But chances are slim that either side’s hopes will be realized. An agreement would, of course, improve the overall climate, but that success probably would not extend to other areas. As for those countries that have already obtained nuclear weapons “illegally” or are striving to do so, they do not see any link between their own situations and the actions of the United States and Russia. As a rule, Iran, North Korea, Israel, India and Pakistan all want “the bomb” to control regional conflicts. Only a resolution of those conflicts would convince them to give up their nuclear ambitions, not the example set by Moscow and Washington.

U.S. advocates of an ideology-based foreign policy — from neoconservatives to liberal interventionists — accuse Obama of betraying certain ideals. They believe that he should dictate terms to Moscow, laying out how it must change if it wants to be a partner with Washington. The demands of the “moralists” reflect a long and extensive tradition in U.S. political thought, but they are at odds with the prevailing reality. In the 21st century, ideology will not be the driving force behind world politics. Ideology had its hour of triumph in the last century, but that time has passed.

Of course, a classic rivalry between the world’s largest powers dominated the 20th century. But from the moment World War I ended until the collapse of the Soviet Union, ideology determined not only the form, but also the substance of that rivalry to a large degree. In addition to the 20th-century’s two totalitarian ideologies of communism and Nazism, liberal ideology also played a key role. Former U.S. President Woodrow Wilson’s model of internationalism was the first to promote that liberal ideology in the world arena, and after various advances and setbacks, it reemerged toward the end of the 20th century under the watchword of a “new world order.” Former U.S. President George W. Bush’s attempts at “promoting democracy” proved to be both the culmination and the undoing of the liberal ideology. The conviction that the imbalance in the global system could be restored by forcefully imposing social and political structures on “problem countries” led U.S. foreign policy into a dead end.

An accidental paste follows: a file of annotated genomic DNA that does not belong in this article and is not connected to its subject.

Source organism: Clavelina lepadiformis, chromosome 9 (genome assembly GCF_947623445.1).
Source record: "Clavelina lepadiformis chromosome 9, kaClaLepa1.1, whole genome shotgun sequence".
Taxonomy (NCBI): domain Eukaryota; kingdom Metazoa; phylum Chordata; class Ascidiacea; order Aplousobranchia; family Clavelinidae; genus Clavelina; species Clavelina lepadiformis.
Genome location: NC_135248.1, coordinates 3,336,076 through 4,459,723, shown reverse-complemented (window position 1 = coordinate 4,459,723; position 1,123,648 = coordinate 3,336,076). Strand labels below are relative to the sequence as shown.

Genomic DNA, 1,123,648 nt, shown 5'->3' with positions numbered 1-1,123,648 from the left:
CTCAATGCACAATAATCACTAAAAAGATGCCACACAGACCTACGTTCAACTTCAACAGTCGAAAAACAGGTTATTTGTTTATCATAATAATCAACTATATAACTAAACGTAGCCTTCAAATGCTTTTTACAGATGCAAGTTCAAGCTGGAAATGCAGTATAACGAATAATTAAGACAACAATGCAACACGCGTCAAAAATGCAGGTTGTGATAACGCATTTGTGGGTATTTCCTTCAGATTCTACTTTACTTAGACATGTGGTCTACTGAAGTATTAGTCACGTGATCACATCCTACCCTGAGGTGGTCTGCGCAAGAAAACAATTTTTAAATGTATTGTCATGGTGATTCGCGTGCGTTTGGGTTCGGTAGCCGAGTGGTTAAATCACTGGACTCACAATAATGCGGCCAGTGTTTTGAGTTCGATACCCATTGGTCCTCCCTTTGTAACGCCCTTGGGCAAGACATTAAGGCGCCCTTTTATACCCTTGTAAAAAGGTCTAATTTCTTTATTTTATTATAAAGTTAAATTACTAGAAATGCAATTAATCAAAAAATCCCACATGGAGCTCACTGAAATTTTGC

The much talked-about multipolar composition of today’s world is not an abstract model proposed by Washington’s rivals and detractors in Moscow and Paris. A significant number of players of varying caliber and quality have appeared on the global stage, each influencing the course of events in different ways. Compared to the Cold War era, when the standoff between the two superpowers gave them complete dominance in international affairs, the influence of the remaining players is now much greater than before. What’s more, the United States does not have the power to make them toe the official Washington line.